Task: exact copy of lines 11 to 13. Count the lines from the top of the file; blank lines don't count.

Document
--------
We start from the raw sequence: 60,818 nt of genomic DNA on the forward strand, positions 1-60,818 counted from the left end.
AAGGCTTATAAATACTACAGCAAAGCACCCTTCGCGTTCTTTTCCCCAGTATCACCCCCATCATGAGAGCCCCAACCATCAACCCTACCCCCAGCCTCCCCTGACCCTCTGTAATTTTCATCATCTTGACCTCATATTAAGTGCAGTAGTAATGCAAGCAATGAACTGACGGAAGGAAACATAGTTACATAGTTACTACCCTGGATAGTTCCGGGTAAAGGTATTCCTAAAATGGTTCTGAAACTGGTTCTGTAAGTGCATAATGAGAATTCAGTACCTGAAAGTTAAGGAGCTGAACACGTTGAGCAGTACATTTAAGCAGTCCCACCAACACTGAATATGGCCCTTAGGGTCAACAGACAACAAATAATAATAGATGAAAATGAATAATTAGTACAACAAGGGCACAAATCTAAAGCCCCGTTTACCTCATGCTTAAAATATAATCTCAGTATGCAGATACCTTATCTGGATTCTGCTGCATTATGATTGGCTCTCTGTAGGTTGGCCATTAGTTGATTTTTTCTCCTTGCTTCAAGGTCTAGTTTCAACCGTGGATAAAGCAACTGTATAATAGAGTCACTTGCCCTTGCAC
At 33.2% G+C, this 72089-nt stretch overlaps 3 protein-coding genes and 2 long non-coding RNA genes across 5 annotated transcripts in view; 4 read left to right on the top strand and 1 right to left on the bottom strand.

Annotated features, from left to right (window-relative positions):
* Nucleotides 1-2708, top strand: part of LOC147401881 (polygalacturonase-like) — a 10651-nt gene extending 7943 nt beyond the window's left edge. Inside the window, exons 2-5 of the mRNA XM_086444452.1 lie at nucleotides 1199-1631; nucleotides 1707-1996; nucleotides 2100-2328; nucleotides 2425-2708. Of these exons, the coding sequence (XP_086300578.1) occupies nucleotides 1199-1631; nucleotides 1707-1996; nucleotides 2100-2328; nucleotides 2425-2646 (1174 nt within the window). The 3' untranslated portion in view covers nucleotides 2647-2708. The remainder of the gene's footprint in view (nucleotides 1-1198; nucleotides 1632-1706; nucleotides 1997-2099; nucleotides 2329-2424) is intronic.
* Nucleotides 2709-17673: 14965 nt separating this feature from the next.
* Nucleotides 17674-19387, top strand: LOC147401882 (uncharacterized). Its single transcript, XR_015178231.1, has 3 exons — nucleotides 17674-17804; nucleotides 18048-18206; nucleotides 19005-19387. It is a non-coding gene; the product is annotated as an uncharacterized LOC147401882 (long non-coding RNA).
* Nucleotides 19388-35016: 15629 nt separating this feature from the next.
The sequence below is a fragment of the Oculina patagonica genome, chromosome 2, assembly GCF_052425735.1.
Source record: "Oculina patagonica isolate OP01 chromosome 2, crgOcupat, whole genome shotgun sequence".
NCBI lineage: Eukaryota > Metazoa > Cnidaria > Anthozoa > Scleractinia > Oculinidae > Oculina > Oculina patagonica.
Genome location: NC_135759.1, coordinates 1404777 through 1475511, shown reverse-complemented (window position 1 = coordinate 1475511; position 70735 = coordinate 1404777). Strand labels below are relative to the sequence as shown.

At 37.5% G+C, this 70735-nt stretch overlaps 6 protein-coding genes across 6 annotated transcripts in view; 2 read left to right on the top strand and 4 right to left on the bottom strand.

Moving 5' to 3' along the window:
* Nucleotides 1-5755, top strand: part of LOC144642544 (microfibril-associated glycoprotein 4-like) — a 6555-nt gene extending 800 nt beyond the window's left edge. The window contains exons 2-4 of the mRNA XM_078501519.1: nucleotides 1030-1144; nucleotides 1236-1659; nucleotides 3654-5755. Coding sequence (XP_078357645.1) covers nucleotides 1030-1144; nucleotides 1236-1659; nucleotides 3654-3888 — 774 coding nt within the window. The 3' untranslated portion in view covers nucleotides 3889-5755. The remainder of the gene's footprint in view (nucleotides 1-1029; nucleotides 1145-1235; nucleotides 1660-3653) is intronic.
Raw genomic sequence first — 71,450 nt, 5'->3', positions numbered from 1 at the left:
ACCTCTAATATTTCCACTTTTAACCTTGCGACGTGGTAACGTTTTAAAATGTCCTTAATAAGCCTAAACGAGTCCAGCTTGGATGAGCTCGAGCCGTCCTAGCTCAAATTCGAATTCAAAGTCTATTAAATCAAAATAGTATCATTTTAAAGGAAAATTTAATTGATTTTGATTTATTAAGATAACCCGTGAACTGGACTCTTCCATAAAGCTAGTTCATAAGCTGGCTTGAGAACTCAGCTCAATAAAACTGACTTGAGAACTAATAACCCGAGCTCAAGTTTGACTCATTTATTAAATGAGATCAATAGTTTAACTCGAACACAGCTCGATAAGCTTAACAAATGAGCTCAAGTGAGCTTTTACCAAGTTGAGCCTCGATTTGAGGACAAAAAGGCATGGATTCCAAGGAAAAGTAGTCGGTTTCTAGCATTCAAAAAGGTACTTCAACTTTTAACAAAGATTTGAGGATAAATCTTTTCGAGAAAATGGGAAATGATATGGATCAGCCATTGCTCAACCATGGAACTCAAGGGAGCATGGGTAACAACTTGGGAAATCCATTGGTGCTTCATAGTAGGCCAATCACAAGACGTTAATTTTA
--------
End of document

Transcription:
NCBI lineage: Eukaryota > Metazoa > Cnidaria > Anthozoa > Scleractinia > Oculinidae > Oculina > Oculina patagonica.
Genome location: NC_135759.1, coordinates 1404777 through 1475511, shown reverse-complemented (window position 1 = coordinate 1475511; position 70735 = coordinate 1404777). Strand labels below are relative to the sequence as shown.

At 37.5% G+C, this 70735-nt stretch overlaps 6 protein-coding genes across 6 annotated transcripts in view; 2 read left to right on the top strand and 4 right to left on the bottom strand.